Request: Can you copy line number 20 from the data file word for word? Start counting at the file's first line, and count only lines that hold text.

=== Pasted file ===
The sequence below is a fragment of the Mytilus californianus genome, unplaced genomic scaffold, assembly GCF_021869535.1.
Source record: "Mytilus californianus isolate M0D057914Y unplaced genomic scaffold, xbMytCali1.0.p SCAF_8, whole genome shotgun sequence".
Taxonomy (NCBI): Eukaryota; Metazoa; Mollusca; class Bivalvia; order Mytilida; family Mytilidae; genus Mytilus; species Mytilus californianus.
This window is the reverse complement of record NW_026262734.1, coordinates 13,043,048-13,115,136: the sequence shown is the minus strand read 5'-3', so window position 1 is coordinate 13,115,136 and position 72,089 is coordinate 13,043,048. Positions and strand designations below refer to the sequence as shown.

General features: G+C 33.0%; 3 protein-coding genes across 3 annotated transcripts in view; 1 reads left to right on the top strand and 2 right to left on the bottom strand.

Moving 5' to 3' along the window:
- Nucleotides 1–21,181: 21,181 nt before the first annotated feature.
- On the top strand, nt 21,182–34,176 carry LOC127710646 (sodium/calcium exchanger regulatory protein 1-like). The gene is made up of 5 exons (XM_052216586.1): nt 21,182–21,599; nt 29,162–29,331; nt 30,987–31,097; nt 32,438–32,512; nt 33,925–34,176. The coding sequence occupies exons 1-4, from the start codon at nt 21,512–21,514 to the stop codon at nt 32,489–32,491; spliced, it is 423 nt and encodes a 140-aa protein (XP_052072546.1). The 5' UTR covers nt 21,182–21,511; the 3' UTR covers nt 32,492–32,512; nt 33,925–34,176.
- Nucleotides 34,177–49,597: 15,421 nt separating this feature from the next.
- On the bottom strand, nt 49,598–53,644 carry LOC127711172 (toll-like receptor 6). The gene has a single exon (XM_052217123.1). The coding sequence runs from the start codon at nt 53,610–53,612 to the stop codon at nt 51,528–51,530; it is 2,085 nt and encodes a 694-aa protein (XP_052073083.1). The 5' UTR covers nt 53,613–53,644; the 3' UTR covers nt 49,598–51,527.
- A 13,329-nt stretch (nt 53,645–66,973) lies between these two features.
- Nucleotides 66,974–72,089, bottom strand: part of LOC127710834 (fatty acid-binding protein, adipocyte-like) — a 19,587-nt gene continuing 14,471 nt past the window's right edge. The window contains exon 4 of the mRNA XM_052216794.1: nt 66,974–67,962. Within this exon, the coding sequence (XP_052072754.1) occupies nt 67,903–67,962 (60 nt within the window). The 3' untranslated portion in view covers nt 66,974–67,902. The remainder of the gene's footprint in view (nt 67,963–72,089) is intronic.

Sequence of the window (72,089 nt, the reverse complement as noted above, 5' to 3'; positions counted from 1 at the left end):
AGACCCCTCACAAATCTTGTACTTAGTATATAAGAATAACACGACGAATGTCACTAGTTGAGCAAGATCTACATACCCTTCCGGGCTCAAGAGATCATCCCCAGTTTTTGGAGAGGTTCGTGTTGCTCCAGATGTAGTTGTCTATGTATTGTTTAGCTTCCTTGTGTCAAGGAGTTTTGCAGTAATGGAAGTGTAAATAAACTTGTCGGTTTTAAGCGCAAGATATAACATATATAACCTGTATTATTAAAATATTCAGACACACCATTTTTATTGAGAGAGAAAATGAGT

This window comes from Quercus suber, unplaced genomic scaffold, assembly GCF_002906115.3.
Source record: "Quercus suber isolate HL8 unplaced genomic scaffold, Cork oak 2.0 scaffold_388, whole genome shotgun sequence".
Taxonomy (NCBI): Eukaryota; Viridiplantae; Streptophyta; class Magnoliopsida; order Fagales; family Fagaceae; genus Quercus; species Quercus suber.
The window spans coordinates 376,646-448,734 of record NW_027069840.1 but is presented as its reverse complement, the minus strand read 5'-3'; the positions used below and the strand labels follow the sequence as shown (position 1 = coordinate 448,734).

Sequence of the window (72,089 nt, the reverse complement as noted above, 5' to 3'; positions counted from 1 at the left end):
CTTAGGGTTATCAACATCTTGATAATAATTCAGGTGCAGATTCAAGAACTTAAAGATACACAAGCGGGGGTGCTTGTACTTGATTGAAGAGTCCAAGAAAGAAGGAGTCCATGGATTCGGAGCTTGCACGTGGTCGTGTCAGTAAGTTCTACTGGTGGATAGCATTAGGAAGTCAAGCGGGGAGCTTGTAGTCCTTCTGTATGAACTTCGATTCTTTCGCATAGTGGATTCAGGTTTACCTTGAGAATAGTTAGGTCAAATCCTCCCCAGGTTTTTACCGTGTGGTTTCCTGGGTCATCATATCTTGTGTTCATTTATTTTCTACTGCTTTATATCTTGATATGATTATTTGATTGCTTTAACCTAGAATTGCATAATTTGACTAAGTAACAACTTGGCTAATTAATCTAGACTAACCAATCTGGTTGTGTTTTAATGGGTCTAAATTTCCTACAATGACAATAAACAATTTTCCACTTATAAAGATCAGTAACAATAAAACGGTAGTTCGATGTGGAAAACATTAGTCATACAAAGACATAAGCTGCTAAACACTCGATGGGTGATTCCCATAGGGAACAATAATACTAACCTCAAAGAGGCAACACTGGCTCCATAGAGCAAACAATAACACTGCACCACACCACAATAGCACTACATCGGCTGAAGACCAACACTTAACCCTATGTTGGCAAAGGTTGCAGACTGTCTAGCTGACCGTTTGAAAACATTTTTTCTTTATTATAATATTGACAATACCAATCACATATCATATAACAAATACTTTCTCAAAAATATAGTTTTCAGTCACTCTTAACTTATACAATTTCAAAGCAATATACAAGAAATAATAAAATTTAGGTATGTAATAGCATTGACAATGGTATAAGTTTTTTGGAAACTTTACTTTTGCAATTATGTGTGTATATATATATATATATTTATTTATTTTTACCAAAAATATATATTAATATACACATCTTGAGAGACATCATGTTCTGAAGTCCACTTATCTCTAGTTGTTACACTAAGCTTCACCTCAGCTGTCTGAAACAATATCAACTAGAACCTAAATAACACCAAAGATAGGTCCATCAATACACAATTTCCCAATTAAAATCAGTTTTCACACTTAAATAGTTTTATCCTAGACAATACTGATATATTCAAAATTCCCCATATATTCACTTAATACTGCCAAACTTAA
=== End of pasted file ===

CTTAGGGTTATCAACATCTTGATAATAATTCAGGTGCAGATTCAAGAACTTAAAGATACACAAGCGGGGGTGCTTGTACTTGATTGAAGAGTCCAAGAAAGAAGGAGTCCATGGATTCGGAGCTTGCACGTGGTCGTGTCAGTAAGTTCTACTGGTGGATAGCATTAGGAAGTCAAGCGGGGAGCTTGTAGTCCTTCTGTATGAACTTCGATTCTTTCGCATAGTGGATTCAGGTTTACCTTGAGAATAGTTAGGTCAAATCCTCCCCAGGTTTTTACCGTGTGGTTTCCTGGGTCATCATATCTTGTGTTCATTTATTTTCTACTGCTTTATATCTTGATATGATTATTTGATTGCTTTAACCTAGAATTGCATAATTTGACTAAGTAACAACTTGGCTAATTAATCTAGACTAACCAATCTGGTTGTGTTTTAATGGGTCTAAATTTCCTACAATGACAATAAACAATTTTCCACTTATAAAGATCAGTAACAATAAAACGGTAGTTCGATGTGGAAAACATTAGTCATACAAAGACATAAGCTGCTAAACACTCGATGGGTGATTCCCATAGGGAACAATAATACTAACCTCAAAGAGGCAACACTGGCTCCATAGAGCAAACAATAACACTGCACCACACCACAATAGCACTACATCGGCTGAAGACCAACACTTAACCCTATGTTGGCAAAGGTTGCAGACTGTCTAGCTGACCGTTTGAAAACATTTTTTCTTTATTATAATATTGACAATACCAATCACATATCATATAACAAATACTTTCTCAAAAATATAGTTTTCAGTCACTCTTAACTTATACAATTTCAAAGCAATATACAAGAAATAATAAAATTTAGGTATGTAATAGCATTGACAATGGTATAAGTTTTTTGGAAACTTTACTTTTGCAATTATGTGTGTATATATATATATATATTTATTTATTTTTACCAAAAATATATATTAATATACACATCTTGAGAGACATCATGTTCTGAAGTCCACTTATCTCTAGTTGTTACACTAAGCTTCACCTCAGCTGTCTGAAACAATATCAACTAGAACCTAAATAACACCAAAGATAGGTCCATCAATACACAATTTCCCAATTAAAATCAGTTTTCACACTTAAATAGTTTTATCCTAGACAATACTGATATATTCAAAATTCCCCATATATTCACTTAATACTGCCAAACTTAA